It’s been a busy decade for our research.

Before going on, I’d like to thank hundreds of collaborators, including students; funders from government, nonprofits, and private industry; blog commenters and people who have pointed us to inspiring research, outrages, beautiful and ugly graphs, cat pictures, and all the rest; all those of you who have shared your disagreements; pointing out my errors and my failures in communication; and, most of all, family and friends for your love and support.

**Bayes and Stan**

Our biggest contribution was Stan, which represents a major research effort in itself (thanks, Bob, Matt, Daniel, and so many others!), has motivated lots of research in Bayesian inference and computation, has facilitated tons of applied work by ourselves and others, and has inspired other probabilistic programming languages targeted to particular classes of models and applications.

Relatedly, during the past decade we completed the third edition of BDA (thanks, Aki!) and Regression and Other Stories (thanks, Jennifer and Aki!). Here’s a list of our published papers on Bayesian methods and computation in the past decade, in reverse chronological order:

- [2019] Bayesian hierarchical spatial models: Implementing the Besag York Mollié model in Stan. {\em Spatial and Spatio-temporal Epidemiology}.

(Mitzi Morris, Katherine Wheeler-Martin, Daniel Simpson, Stephen Mooney, Andrew Gelman, and Charles DiMaggio) - [2019] The experiment is just as important as the likelihood in understanding the prior: A cautionary note on robust cognitive modelling. {\em Computational Brain and Behavior}.

(Lauren Kennedy, Daniel Simpson, and Andrew Gelman) - [2018] R-squared for Bayesian regression models. {\em American Statistician}.

(Andrew Gelman, Ben Goodrich, Jonah Gabry, and Aki Vehtari) - [2018] Limitations of “Limitations of Bayesian leave-one-out cross-validation for model selection.” {\em Computational Brain and Behavior}.

(Aki Vehtari, Daniel P. Simpson, Yuling Yao, and Andrew Gelman) - [2018] Yes, but did it work?: Evaluating variational inference. {\em Proceedings of the 35th International Conference on Machine Learning}.

(Yuling Yao, Aki Vehtari, Daniel Simpson, and Andrew Gelman) - [2018] Using stacking to average Bayesian predictive distributions (with discussion). {\em Bayesian Analysis} {\bf 13}, 917–1003.

(Yuling Yao, Aki Vehtari, Daniel Simpson, and Andrew Gelman) - [2017] The prior can often only be understood in the context of the likelihood. {\em Entropy} {\bf 19}, 555.

(Andrew Gelman, Daniel Simpson, and Michael Betancourt) - [2017] Practical Bayesian model evaluation using leave-one-out cross-validation and WAIC. {\em Statistics and Computing} {\bf 27}, 1413–1432.

(Aki Vehtari, Andrew Gelman, and Jonah Gabry) - [2017] Stan: A probabilistic programming language. {\em Journal of Statistical Software} {\bf 76} (1).

(Bob Carpenter, Andrew Gelman, Matt Hoffman, Daniel Lee, Ben Goodrich, Michael Betancourt, Marcus Brubaker, Jiqiang Guo, Peter Li, and Allen Riddell) - [2017] Consensus Monte Carlo using expectation propagation. {\em Brazilian Journal of Probability and Statistics} {\bf 31}, 692–696.

(Andrew Gelman and Aki Vehtari) - [2017] Automatic differentiation variational inference {\em Journal of Machine Learning Research} {\bf 18}, 1–45.

(Alp Kucukelbir, Dustin Tran, Rajesh Ranganath, Andrew Gelman, and David M. Blei) - [2017] Fitting Bayesian item response models in Stata and Stan. {\em Stata Journal} {\bf 17}, 343–357.

(Robert Grant, Daniel Furr, Bob Carpenter, and Andrew Gelman) - [2015] Automatic variational inference in Stan. {\em Neural Information Processing Systems}.

(Alp Kucukelbir, Rajesh Ranganath, Andrew Gelman, and David Blei) - [2015] Stan: A probabilistic programming language for Bayesian inference and optimization. {\em Journal of Educational and Behavioral Statistics} {\bf 40}, 530–543.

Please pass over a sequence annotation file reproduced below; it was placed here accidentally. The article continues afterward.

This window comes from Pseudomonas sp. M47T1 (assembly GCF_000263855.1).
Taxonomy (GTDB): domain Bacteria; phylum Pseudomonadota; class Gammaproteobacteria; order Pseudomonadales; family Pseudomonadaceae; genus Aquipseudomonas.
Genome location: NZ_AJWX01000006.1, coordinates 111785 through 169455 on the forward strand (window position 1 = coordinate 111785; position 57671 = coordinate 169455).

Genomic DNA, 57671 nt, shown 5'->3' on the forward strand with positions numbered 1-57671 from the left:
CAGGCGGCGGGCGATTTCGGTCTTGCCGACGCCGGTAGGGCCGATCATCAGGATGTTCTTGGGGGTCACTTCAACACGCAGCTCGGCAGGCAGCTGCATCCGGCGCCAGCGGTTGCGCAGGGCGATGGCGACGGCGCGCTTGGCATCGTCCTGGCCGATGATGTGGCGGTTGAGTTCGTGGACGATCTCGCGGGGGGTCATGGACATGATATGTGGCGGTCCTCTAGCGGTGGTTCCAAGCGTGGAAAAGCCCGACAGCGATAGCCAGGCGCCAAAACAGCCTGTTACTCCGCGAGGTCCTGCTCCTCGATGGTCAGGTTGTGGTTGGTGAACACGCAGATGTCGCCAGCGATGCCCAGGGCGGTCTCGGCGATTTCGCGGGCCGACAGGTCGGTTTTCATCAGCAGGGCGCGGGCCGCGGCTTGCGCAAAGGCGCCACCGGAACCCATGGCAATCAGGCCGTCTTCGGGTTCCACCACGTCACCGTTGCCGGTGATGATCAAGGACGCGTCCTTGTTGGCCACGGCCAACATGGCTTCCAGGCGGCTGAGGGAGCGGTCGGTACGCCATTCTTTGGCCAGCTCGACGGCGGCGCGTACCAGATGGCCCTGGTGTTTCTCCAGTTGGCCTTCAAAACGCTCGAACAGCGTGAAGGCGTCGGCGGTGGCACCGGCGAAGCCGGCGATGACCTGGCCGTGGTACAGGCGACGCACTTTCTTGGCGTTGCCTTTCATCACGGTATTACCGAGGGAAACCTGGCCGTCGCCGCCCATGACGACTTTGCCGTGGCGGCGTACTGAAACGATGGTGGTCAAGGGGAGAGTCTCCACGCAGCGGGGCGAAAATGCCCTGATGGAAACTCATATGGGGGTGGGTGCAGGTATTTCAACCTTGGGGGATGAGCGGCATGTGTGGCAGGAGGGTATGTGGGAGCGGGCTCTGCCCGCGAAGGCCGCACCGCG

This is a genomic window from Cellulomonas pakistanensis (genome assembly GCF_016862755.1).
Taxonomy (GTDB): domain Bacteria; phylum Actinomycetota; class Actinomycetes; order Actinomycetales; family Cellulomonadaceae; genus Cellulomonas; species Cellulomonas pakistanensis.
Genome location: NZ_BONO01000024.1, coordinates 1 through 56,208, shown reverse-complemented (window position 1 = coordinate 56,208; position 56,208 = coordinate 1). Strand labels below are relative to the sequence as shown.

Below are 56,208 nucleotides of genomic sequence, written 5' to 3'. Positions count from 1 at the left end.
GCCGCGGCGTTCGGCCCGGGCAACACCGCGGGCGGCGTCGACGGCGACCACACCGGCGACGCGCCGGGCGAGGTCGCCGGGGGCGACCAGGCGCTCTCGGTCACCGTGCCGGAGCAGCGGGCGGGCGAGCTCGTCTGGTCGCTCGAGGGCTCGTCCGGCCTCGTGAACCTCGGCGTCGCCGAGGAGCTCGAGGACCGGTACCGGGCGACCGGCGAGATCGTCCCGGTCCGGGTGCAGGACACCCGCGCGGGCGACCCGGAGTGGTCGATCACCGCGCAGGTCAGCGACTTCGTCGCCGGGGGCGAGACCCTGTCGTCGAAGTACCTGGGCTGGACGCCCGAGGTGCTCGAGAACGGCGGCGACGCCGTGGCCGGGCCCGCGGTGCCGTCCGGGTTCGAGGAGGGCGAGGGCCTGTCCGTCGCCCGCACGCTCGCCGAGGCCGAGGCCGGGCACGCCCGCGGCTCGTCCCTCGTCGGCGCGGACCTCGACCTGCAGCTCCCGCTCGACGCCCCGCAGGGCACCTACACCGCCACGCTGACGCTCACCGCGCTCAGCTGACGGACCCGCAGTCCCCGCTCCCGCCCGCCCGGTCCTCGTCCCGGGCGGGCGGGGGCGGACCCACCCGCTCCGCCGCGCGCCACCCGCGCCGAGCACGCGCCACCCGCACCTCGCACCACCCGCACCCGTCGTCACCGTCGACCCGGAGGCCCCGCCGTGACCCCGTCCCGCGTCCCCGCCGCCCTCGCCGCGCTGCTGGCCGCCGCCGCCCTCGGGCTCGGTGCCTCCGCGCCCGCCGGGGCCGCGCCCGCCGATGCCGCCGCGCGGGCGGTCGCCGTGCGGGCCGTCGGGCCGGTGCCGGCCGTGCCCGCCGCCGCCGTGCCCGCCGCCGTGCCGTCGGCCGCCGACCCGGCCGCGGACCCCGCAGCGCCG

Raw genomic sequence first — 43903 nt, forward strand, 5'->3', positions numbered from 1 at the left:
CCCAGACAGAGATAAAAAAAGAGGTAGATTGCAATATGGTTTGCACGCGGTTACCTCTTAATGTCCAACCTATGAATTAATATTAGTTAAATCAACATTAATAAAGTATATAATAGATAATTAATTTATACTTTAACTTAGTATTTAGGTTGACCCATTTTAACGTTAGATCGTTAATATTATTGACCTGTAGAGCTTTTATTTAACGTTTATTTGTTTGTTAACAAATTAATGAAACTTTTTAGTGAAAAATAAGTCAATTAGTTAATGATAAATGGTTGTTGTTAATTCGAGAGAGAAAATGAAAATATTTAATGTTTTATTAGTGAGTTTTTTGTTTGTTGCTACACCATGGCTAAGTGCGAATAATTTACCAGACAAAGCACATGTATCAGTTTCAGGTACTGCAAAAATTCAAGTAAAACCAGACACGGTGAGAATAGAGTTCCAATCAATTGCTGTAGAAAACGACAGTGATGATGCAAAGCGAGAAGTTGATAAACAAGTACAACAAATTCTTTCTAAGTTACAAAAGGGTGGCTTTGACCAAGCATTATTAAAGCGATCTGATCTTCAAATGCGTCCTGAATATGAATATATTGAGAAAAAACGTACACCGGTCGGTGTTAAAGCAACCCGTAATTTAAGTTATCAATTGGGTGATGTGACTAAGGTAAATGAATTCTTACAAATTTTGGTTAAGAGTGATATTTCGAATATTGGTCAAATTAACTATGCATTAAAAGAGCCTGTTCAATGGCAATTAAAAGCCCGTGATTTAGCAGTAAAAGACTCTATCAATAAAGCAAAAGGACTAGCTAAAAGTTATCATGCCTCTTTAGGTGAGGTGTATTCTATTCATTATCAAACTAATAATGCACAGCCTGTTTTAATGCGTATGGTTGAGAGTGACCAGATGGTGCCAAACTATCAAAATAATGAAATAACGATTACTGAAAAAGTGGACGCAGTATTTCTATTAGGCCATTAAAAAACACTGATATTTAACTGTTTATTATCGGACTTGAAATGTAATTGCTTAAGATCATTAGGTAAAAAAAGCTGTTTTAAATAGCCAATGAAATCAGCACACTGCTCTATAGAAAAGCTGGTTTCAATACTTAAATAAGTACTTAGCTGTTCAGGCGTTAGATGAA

(Andrew Gelman, Daniel Lee, and Jiqiang Guo) - [2015] Simulation-efficient shortest probability intervals. {\em Statistics and Computing} {\bf 25}, 809–819.

(Ying Liu, Andrew Gelman, and Tian Zheng) - [2014] Weakly informative prior for point estimation of covariance matrices in hierarchical models. {\em Journal of Educational and Behavioral Statistics} {\bf 40}, 136–157.

(Yeojin Chung, Andrew Gelman, Sophia Rabe-Hesketh, Jingchen Liu, and Vincent Dorie) - [2014] Difficulty of selecting among multilevel models using predictive accuracy. {\em Statistics and Its Interface} {\bf 7}.

(Wei Wang and Andrew Gelman) - [2014] Bootstrap averaging: Examples where it works and where it doesn’t work. {\em Journal of the American Statistical Association} {\bf 109}, 1015–1016.

(Andrew Gelman and Aki Vehtari) - [2014] Multiple imputation for continuous and categorical data: Comparing joint and conditional approaches. {\em Political Analysis} {\bf 22}, 497–519.

(Jonathan Kropko, Ben Goodrich, Andrew Gelman, and Jennifer Hill) - [2014] On the stationary distribution of iterative imputations. {\em Biometrika} {\bf 1}, 155–173.

(Jingchen Liu, Andrew Gelman, Jennifer Hill, Yu-Sung Su, and Jonathan Kropko) - [2014] Understanding predictive information criteria for Bayesian models. {\em Statistics and Computing} {\bf 24}, 997–1016.

(Andrew Gelman, Jessica Hwang, and Aki Vehtari) - [2014] The no-U-turn sampler: Adaptively setting path lengths in Hamiltonian Monte Carlo. {\em Journal of Machine Learning Research} {\bf 15}, 1351–1381.

(Matt Hoffman and Andrew Gelman) - [2013] Two simple examples for understanding posterior p-values whose distributions are far from uniform. {\em Electronic Journal of Statistics} {\bf 7}, 2595–2602.

(Andrew Gelman) - [2013] Inherent difficulties of non-Bayesian likelihood-based inference, as revealed by an examination of a recent book by Aitkin. {\em Statistics \& Risk Modeling} {\bf 30}, 1001–1016.

(Andrew Gelman, Christian Robert, and Judith Rousseau). - [2013] Nonparametric models can be checked. {\em Bayesian Analysis}.

(Andrew Gelman) - [2013] A nondegenerate estimator for hierarchical variance parameters via penalized likelihood estimation. {\em Psychometrika} {\bf 78}, 685–709.

(Yeojin Chung, Sophia Rabe-Hesketh, Andrew Gelman, Jingchen Liu, and Vincent Dorie) - [2013] Does quantum uncertainty have a place in everyday applied statistics? {\em Behavioral and Brain Sciences} {\bf 36}, 285.